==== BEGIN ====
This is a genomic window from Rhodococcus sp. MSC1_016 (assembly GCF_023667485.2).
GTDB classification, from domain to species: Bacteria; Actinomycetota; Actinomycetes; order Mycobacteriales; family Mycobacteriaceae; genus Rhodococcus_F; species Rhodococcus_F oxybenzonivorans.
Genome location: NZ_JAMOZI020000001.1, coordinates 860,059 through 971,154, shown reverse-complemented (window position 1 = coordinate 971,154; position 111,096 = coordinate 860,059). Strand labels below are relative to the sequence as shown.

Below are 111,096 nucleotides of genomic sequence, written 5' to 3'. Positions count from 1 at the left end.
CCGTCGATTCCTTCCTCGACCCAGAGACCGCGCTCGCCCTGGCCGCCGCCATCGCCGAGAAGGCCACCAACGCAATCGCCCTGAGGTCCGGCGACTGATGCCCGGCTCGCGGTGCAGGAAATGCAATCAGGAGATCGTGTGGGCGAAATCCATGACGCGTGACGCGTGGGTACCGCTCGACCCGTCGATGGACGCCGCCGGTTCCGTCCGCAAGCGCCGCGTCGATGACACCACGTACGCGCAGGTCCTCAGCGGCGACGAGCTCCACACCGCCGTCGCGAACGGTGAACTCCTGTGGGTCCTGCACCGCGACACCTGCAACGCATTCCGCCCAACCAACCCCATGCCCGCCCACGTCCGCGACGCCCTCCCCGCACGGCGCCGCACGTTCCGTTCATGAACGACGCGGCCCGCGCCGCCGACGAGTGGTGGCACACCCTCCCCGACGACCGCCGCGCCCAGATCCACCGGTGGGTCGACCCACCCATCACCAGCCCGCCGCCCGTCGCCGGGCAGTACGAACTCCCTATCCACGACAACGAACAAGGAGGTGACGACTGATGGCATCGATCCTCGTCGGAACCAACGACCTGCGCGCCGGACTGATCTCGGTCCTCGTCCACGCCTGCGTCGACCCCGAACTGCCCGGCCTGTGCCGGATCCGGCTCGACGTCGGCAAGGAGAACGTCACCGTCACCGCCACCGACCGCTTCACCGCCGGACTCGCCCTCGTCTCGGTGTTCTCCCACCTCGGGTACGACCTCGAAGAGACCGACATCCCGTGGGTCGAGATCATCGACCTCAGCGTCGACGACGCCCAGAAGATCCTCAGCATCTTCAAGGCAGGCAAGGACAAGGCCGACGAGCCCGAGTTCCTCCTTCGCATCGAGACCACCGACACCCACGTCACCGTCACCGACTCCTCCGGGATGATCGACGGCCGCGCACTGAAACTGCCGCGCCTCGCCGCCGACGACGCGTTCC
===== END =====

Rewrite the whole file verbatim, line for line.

This is a genomic window from Rhodococcus sp. MSC1_016 (assembly GCF_023667485.2).
GTDB classification, from domain to species: Bacteria; Actinomycetota; Actinomycetes; order Mycobacteriales; family Mycobacteriaceae; genus Rhodococcus_F; species Rhodococcus_F oxybenzonivorans.
Genome location: NZ_JAMOZI020000001.1, coordinates 860,059 through 971,154, shown reverse-complemented (window position 1 = coordinate 971,154; position 111,096 = coordinate 860,059). Strand labels below are relative to the sequence as shown.

Below are 111,096 nucleotides of genomic sequence, written 5' to 3'. Positions count from 1 at the left end.
CCGTCGATTCCTTCCTCGACCCAGAGACCGCGCTCGCCCTGGCCGCCGCCATCGCCGAGAAGGCCACCAACGCAATCGCCCTGAGGTCCGGCGACTGATGCCCGGCTCGCGGTGCAGGAAATGCAATCAGGAGATCGTGTGGGCGAAATCCATGACGCGTGACGCGTGGGTACCGCTCGACCCGTCGATGGACGCCGCCGGTTCCGTCCGCAAGCGCCGCGTCGATGACACCACGTACGCGCAGGTCCTCAGCGGCGACGAGCTCCACACCGCCGTCGCGAACGGTGAACTCCTGTGGGTCCTGCACCGCGACACCTGCAACGCATTCCGCCCAACCAACCCCATGCCCGCCCACGTCCGCGACGCCCTCCCCGCACGGCGCCGCACGTTCCGTTCATGAACGACGCGGCCCGCGCCGCCGACGAGTGGTGGCACACCCTCCCCGACGACCGCCGCGCCCAGATCCACCGGTGGGTCGACCCACCCATCACCAGCCCGCCGCCCGTCGCCGGGCAGTACGAACTCCCTATCCACGACAACGAACAAGGAGGTGACGACTGATGGCATCGATCCTCGTCGGAACCAACGACCTGCGCGCCGGACTGATCTCGGTCCTCGTCCACGCCTGCGTCGACCCCGAACTGCCCGGCCTGTGCCGGATCCGGCTCGACGTCGGCAAGGAGAACGTCACCGTCACCGCCACCGACCGCTTCACCGCCGGACTCGCCCTCGTCTCGGTGTTCTCCCACCTCGGGTACGACCTCGAAGAGACCGACATCCCGTGGGTCGAGATCATCGACCTCAGCGTCGACGACGCCCAGAAGATCCTCAGCATCTTCAAGGCAGGCAAGGACAAGGCCGACGAGCCCGAGTTCCTCCTTCGCATCGAGACCACCGACACCCACGTCACCGTCACCGACTCCTCCGGGATGATCGACGGCCGCGCACTGAAACTGCCGCGCCTCGCCGCCGACGACGCGTTCC